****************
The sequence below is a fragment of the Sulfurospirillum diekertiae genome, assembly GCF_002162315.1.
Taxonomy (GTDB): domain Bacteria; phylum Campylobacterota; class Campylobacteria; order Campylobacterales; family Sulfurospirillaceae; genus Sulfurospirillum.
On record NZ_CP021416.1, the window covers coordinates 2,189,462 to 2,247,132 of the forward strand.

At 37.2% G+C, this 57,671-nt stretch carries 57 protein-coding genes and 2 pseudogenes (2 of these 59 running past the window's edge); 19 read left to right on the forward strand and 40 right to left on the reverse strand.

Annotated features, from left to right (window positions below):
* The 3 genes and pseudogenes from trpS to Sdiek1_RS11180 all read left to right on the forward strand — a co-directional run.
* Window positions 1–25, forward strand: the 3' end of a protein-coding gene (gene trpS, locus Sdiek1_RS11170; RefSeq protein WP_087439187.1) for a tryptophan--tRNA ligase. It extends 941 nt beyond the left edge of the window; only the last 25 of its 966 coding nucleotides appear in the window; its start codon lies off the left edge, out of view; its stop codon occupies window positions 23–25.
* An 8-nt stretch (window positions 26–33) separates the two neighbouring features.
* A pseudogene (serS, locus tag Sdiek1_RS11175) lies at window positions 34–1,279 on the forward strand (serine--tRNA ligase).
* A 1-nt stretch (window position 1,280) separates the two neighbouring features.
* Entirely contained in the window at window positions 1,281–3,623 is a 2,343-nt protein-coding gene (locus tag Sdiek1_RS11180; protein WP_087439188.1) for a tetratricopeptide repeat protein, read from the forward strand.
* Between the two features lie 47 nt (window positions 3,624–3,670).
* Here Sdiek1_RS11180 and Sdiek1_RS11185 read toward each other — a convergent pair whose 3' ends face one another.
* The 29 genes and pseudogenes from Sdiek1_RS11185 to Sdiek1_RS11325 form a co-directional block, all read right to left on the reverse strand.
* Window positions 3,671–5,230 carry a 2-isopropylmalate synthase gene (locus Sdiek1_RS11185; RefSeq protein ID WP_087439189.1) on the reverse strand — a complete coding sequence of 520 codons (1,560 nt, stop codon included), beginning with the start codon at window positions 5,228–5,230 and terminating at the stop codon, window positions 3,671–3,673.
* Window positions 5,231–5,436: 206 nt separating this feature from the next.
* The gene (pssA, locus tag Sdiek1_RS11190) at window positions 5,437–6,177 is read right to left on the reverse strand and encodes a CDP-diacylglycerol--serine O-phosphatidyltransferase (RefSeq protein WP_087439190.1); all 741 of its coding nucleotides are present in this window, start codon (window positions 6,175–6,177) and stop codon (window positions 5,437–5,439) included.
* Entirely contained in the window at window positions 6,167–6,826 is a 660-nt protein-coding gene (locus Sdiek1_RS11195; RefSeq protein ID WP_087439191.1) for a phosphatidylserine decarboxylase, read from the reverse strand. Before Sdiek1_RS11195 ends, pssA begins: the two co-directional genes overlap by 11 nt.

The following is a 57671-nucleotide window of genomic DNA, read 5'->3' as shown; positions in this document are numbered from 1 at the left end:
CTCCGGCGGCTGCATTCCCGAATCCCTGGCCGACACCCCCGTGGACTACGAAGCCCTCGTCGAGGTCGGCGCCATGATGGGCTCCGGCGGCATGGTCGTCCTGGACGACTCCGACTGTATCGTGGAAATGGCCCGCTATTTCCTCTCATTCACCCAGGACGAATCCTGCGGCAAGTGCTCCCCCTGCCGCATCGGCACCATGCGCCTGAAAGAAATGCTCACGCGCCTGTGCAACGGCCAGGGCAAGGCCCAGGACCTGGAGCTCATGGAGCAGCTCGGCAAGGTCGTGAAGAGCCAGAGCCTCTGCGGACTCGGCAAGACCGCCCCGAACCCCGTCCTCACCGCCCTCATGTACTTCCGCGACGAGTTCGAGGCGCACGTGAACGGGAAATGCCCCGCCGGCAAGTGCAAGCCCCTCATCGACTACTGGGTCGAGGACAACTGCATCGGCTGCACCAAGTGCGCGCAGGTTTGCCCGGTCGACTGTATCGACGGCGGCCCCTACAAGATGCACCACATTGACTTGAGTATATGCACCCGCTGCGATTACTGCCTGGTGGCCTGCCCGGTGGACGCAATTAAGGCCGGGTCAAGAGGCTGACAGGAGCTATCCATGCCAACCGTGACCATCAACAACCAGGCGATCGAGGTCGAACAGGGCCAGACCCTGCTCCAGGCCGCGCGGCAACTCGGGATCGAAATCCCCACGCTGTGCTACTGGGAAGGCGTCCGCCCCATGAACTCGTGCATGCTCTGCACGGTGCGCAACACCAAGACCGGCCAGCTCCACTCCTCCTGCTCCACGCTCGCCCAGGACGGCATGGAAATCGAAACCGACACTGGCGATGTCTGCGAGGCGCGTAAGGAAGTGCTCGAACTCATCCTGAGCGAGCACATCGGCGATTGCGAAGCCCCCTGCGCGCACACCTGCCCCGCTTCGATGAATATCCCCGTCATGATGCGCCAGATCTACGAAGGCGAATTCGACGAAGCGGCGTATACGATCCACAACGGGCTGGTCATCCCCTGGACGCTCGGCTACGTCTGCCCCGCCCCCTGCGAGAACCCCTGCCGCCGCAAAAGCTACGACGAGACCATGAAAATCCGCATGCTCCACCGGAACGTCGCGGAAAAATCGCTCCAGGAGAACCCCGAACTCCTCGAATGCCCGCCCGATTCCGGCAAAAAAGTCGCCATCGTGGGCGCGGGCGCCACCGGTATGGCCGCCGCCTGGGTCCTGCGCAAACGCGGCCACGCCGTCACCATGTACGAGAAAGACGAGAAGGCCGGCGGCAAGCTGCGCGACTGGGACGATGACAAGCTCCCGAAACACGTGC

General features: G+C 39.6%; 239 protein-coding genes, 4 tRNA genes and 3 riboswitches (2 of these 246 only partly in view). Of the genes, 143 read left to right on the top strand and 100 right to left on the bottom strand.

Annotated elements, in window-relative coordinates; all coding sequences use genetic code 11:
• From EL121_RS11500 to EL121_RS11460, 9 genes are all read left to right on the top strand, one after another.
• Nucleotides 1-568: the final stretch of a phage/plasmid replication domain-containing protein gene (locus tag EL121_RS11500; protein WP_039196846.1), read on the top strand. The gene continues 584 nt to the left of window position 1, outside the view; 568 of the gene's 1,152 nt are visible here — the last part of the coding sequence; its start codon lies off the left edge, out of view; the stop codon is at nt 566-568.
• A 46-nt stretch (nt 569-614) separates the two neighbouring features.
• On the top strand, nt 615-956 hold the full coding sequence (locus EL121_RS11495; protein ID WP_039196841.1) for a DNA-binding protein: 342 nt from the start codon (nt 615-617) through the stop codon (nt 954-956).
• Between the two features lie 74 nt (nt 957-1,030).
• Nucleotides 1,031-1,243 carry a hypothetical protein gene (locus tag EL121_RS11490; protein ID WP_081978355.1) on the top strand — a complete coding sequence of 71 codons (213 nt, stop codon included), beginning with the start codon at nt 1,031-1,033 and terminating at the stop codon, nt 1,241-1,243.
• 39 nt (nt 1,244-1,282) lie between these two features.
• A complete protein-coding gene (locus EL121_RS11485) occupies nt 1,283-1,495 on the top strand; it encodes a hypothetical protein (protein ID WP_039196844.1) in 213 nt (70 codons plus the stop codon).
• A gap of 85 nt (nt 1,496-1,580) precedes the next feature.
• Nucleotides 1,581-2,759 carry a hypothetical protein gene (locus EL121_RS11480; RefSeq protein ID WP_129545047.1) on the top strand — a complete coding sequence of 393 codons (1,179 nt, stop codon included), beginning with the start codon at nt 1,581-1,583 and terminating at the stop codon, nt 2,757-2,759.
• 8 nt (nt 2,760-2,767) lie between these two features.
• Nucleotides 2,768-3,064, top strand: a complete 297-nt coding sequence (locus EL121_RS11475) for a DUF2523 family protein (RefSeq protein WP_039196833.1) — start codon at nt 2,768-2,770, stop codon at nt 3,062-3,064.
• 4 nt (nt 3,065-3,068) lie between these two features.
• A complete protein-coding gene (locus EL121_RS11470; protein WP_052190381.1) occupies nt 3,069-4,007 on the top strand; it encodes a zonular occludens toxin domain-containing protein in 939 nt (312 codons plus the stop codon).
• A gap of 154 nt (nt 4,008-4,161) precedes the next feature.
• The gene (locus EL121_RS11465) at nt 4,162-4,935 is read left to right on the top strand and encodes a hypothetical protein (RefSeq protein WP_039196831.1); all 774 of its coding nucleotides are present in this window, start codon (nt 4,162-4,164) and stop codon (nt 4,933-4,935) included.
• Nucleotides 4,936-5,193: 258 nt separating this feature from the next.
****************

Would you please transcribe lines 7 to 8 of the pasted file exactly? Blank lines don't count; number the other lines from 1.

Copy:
* Window positions 1–25, forward strand: the 3' end of a protein-coding gene (gene trpS, locus Sdiek1_RS11170; RefSeq protein WP_087439187.1) for a tryptophan--tRNA ligase. It extends 941 nt beyond the left edge of the window; only the last 25 of its 966 coding nucleotides appear in the window; its start codon lies off the left edge, out of view; its stop codon occupies window positions 23–25.
* An 8-nt stretch (window positions 26–33) separates the two neighbouring features.